If the bowels are injured, inflamed or parts need to be removed due to cancer, a colostomy may be necessary. This procedure involves attaching one end of the intestines to the abdominal wall. Next, an opening is made in the abdominal wall and a colostomy bag is attached, allowing the stools to empty into it. Sometimes this is a permanent operation, while in other cases the procedure can be reversed. However, before going through this operation, it is best to learn about the side effects of a colostomy reversal operation so that the right decision can be made. In general, the incidence of complications from this procedure can occur in 2 percent to 50 percent of all reversal surgeries, according to a 2009 article, "Stoma Reversal, A Hospital-Based Study of 32 Cases," published on the Internet Journal of Surgery. The risk depends on the patient's overall health and the exact type of procedure that is done.
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The benefit of having a colostomy reversal is that the intestine is reconnected to the rectum so that there is no longer a need to wear a colostomy bag. However, any type of surgery involves risks and after this procedure, some patients experience an upset stomach, vomiting or feeling bloated and full, claims the Drugs.com website. For some patients this is temporary and resolves on its own, while other patients may need further care or even additional surgery.
Abnormal Bowel Movements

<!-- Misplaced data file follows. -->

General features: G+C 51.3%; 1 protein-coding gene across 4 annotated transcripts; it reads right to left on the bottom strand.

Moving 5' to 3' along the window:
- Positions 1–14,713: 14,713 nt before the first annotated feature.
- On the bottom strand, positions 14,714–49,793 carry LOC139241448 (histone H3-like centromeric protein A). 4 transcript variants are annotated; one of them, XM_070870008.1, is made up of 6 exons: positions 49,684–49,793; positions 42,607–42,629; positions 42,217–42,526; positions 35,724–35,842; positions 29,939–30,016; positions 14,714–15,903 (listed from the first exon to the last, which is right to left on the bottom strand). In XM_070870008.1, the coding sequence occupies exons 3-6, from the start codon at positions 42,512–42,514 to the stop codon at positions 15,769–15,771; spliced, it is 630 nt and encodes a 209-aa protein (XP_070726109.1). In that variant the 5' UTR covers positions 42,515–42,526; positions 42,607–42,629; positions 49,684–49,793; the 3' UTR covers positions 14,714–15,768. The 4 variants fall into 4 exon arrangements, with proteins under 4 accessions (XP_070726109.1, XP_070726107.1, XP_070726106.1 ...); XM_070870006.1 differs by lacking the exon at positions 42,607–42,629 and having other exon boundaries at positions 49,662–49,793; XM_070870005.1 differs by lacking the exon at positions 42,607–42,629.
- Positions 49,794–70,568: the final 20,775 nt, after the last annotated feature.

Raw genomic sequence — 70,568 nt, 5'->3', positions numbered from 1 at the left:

After a colostomy reversal, some patients never regain normal bowel movements, warns Gloucestershire Hospital. A patient may experience more frequent and looser stools, become constipated or have both. In rare cases, incontinence may develop. Bowel movements may be interrupted or irregular because the the intestine muscles weakened from not being used, inflammation or scar tissue occurred as a result of the surgery, or sometimes the intestines can become blocked.
Irregular bowel movements may eventually resolve on their own within a few months, while in other cases additional surgery may be required. While serious complications are rare, the risk is higher for the elderly, those who are overweight or anyone with a chronic medical condition. A physician can review each case individually, to determine the risks and benefits of this operation.
When the intestines are reconnected surgically, the site of the reattachment is called an anastomosis, and in some cases this area can develop a leak. If this occurs, there is a risk of developing an infection. In some cases, a course of antibiotics is all the treatment that is needed. At other times the area may need to be drained. In more serious cases, further surgery may be necessary. After any surgical procedure it is important to be on the lookout for a fever, fatigue, swelling, redness and any other sign of an infection.
After a colostomy reversal there is a risk for the wound to become infected, which can contribute to the development of an incisional hernia. An incisional hernia is diagnosed when a portion of the intestines pushes into the abdominal cavity, and it usually requires additional surgery.